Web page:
Some of Siri’s more on-point suggestions
But generally speaking, I don’t use voice control that often. This first week, my brain often says “Hey, let’s play with this new thing Siri” when I need to look something up, but I can already feel the novelty wearing off–I’m more comfortable with touch. Whether voice control becomes a long-term thing for you is, like all relationships, a personal matter.
Otherwise, everything that was great about the iPhone 4 remains great here: the design (antenna problems have been improved, says Apple), the overall feel of the thing in your hand and in your life. To me the 4S’s build is unique in small ways: When this phone buzzes, it reveals an interesting internal texture–like there’s soft wood inside. It feels good. That might classify as the most wishy-washy statement you’ll read in a gadget review today, but that such a thing registered to me as an improvement, or at least a change, shows how personal the relationship we have with our phones has become.
This gets a separate category, since you can enjoy the new iOS5 software upgrade on the iPhone 4 and 3GS as well. The architectural changes that come with the upgrade well overshadow the 4S’s hardware improvements. Wireless iTunes syncing is a god-send–you no longer have to plug in a USB cable to transfer music. Similarly divine is using iCloud to manage purchased apps and other iTunes content, which keeps all downloads automatically in sync between my computer and phone. In short, your iThing no longer requires a computer—that’s a big deal.
How well iOS5 will continue to run on your iPhone 4 is the question, but until it slows down, you’ve got yourself a brand new phone.
Fighting the urge to upgrade your iPhone 4, which you should. The improvements here are nice, but, unless you’re incredibly unhappy with the camera, or you want to kick a bad texting-while-driving habit with Siri (she’ll help you change!), you can probably find better things to do with your money. Sorry, who am I to tell you that? But if it were me, I’d wait for the real iPhone 5. If you have a 3GS, it’s probably close to two years old, and probably struggling to keep up with iOS 5. And you’re still looking at a pixel-y non-Retina display. I’d say it’s time to upgrade.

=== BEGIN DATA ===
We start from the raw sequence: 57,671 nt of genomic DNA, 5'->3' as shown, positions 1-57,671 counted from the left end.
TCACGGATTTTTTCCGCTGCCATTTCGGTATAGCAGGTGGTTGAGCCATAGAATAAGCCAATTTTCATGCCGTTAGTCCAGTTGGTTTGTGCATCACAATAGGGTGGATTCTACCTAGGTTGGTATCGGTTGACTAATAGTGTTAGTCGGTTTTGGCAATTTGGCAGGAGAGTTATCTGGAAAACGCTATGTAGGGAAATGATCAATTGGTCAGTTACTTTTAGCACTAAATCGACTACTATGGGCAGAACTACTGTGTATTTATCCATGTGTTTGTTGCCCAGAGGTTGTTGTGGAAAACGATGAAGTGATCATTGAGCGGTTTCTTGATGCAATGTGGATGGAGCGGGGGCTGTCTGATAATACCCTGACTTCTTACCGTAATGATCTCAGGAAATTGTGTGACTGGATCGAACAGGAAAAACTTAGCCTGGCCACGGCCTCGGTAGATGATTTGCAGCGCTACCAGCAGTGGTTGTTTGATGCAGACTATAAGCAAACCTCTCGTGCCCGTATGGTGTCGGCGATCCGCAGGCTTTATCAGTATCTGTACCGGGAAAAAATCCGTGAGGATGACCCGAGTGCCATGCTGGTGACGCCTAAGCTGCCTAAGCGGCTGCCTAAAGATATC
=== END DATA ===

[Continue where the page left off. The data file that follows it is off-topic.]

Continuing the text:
I’m not going to tell you Android people you need to switch, because again, that’s your business. But I’ve yet to use an Android phone that’s as well-designed, as complete, and as effortless as my iPhone.
Update: Battery issues seem to be rearing their head. See note.
$200 for 16GB, $300 for 32GB, and $400 for 64GB. Comes with your choice of two-year indenture to AT&T, Verizon, and now Sprint.
The iPhone 4S is Apple smartly restraining themselves. Rather than push into a new mobile form factor every year, the pattern now is to introduce a new form factor, then improve upon it with the next release. Which means something that was already great just gets better.
If you have an iPhone 4, gnash your teeth and wait. If you don’t, this is a buy.
UPDATE, Oct. 29: In the days following the publishing of this review, I started to notice some battery life issues. They started subtly, but are now more noticeable: By the end of a day, starting with a full charge with only moderate usage, my batter is about dead. With the iPhone 4, I could make it two days on a single charge pretty easily. And judging by this support thread, I’m not alone. We’ll keep an eye on it, and see if a software update can fix.